Developer of American Dream Miami Pushes Back Projected Opening Date
Triple Five Worldwide Switches Up Tenant Mix
American Dream Miami, expected to be the nation’s largest mixed-use mega mall, will feature more entertainment and less retail when it’s scheduled to open in 2025, about two years behind schedule.
The project is on 174 acres at Interstate 75 and Florida’s Turnpike in northwest Miami-Dade County and was originally estimated to open in 2023, but Canadian developer Triple Five Worldwide said the delay is because of construction for a new turnpike and I-75 interchanges.
Triple Five continues to work with local, state and federal officials to finalize plans for the infrastructure additions. American Dream can’t open until the turnpike interchange does, according to Triple Five.
Triple Five, which opened an American Dream in New Jersey in October, said it plans to break ground in Florida in 2021 and invest between $4.5 billion and $5 billion in the project, which is projected to draw 30 million visitors a year.
The 5 million-square-foot development is expected to include a mix of 65% entertainment and 35% retail, which is a switch from when plans were first announced.
“Initially, plans had called for 65% retail and 35% entertainment, but those plans were modified to reflect today’s consumer preferences,” Miguel Diaz de la Portilla, a lawyer for Triple Five, said in a statement to CoStar News.
Diaz de la Portilla added that the project will be a “game-changer for Miami-Dade County,” and it also could be transformational for the nation’s retail industry that’s adapting to the onslaught of online shopping.
“Retailers are being increasingly judicious with expansions and with the square footage of their stores,” Dave Preston, executive managing director for retail services at Colliers International in Miami, said in an interview. “They want smaller footprints, so it’s not surprising that American Dream is switching up their plans.”
Plans for the development include about 30 rides and attractions, including an indoor ski slope, Ferris wheel, ice rink, movie theater and live performance venues, as well as 2,000 hotel rooms.
Compared to traditional retail, “entertainment is certainly less replaceable by technology and online sales,” Preston noted.
Still, the growth and performance of the U.S. entertainment sector are worth watching because the rate of space being added is outpacing consumer spending in the entertainment segment, Alexander Levy, a consultant with CoStar Market Analytics in Boston, wrote recently.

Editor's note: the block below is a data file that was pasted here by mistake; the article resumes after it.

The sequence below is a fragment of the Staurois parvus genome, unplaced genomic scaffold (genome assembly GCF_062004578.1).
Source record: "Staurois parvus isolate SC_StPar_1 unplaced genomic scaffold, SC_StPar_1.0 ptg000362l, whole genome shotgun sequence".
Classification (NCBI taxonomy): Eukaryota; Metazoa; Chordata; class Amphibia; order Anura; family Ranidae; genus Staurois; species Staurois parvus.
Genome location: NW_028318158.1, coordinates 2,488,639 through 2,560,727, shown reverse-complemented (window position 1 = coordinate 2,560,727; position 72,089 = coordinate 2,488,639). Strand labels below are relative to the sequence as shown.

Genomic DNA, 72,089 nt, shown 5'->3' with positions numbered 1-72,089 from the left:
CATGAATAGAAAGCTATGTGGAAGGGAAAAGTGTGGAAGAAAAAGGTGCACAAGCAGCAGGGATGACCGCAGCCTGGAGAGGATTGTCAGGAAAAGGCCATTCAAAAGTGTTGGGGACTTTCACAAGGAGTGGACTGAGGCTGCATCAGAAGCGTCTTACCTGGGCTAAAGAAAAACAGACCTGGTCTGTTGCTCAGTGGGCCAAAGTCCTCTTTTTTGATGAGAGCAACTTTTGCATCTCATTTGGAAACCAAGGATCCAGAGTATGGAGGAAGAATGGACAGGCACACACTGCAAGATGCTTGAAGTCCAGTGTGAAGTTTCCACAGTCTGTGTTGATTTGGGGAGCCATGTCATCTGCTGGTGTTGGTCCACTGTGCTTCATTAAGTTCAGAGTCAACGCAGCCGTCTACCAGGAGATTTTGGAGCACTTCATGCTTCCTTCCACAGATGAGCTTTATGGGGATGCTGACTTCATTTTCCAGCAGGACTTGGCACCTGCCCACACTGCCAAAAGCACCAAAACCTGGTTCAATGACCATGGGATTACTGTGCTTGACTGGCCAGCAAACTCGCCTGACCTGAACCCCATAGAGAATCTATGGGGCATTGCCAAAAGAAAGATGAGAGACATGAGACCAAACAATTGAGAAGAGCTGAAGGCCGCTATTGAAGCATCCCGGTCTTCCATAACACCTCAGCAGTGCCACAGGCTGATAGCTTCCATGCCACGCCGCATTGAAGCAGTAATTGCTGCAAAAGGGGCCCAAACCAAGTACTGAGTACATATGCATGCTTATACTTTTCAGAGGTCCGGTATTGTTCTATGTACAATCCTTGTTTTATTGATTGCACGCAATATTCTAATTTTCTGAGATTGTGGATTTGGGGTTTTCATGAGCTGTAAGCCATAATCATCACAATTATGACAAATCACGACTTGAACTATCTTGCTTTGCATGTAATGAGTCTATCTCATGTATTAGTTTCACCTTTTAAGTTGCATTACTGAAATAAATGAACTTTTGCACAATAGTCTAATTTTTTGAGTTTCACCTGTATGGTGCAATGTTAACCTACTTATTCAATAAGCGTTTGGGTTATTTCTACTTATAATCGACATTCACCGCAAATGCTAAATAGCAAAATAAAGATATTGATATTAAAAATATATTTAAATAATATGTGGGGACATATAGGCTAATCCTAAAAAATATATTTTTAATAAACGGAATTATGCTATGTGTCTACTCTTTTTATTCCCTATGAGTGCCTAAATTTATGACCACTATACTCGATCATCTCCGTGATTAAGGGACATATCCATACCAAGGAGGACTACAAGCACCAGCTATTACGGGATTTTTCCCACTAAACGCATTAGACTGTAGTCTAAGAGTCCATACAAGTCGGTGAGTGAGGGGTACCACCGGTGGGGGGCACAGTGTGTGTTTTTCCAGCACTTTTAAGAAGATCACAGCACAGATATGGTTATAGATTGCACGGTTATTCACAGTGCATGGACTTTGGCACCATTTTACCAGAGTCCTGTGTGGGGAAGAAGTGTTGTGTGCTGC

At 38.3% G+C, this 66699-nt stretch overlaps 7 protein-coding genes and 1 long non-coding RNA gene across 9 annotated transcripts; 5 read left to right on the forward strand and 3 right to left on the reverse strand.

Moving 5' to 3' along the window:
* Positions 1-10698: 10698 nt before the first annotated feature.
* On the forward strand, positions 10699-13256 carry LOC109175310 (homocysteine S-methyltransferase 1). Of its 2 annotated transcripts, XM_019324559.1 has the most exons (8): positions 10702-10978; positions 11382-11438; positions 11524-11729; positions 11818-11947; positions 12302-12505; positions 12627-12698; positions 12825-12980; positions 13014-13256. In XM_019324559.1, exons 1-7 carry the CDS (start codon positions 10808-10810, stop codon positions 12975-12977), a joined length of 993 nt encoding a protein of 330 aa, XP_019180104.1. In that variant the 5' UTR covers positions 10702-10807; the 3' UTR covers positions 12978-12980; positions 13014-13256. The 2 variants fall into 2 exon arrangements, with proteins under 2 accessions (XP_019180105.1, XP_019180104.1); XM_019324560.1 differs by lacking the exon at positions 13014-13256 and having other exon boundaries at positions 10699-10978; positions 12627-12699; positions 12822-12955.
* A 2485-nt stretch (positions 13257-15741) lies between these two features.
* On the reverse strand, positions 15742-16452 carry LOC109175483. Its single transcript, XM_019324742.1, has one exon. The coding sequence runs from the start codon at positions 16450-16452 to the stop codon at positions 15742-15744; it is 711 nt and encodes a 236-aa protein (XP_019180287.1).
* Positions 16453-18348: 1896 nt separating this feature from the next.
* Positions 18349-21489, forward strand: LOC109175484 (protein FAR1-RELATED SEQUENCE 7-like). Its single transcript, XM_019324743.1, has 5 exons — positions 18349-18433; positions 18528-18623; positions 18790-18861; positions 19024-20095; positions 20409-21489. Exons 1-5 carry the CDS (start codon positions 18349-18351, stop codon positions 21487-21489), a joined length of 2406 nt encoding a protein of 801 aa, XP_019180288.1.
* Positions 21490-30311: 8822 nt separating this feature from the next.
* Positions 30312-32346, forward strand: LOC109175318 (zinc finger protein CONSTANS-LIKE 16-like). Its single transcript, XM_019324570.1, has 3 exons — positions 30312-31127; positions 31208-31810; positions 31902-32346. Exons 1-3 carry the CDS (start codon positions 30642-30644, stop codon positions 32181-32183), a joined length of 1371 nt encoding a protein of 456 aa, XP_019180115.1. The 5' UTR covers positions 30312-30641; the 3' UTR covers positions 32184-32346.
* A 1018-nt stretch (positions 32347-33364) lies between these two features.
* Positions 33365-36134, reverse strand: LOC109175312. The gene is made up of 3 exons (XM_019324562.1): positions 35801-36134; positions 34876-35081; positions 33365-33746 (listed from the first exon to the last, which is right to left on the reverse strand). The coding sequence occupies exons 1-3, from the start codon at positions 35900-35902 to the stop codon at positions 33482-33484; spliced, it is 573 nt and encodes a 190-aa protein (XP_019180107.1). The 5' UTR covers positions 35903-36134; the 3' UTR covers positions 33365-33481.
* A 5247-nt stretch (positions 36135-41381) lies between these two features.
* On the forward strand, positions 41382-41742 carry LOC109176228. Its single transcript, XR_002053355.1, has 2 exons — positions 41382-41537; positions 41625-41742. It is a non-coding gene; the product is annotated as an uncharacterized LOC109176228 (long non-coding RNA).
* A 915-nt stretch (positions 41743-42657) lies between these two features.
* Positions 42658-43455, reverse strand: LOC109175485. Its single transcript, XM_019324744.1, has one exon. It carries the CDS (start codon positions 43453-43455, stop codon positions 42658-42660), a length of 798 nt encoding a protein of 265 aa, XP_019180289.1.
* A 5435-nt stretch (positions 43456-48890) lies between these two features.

“While certainly a source of strong demand in the retail marketplace today, there are concerns of oversaturation in the entertainment sphere,” Levy wrote. “Ultimately, the true threshold of oversaturation is difficult to pinpoint, but the trend in leasing is creating a more competitive environment worth monitoring at the site-specific level.”
Delays also were a factor at American Dream in New Jersey, which is 3 million square feet. Triple Five took control of that project after other developers failed to complete it. The first phase of the $5 billion development opened in October, though the developer recently postponed indefinitely the opening of an indoor water park.
Miami-Dade County commissioners approved American Dream Miami in May 2018, despite Commissioner Daniella Levine Cava’s concerns about “horrendous traffic” and “mostly low paid jobs.”
Diaz de la Portilla said it’s too soon in the development process to address financing, though he told CoStar News last year that financing shouldn’t be a problem, given Triple Five’s experience building American Dream in New Jersey, the Mall of America in Bloomington, Minnesota, and the West Edmonton Mall in Alberta, Canada.
At American Dream in New Jersey, the developer said Goldman Sachs and JP Morgan completed a sale of $1.1 billion in tax-exempt bonds to go with a $1.67 billion construction loan from the two Wall Street firms.
Triple Five said it will release new renderings of the Miami project in the second half of 2020, when the developer is expected to submit a detailed site plan.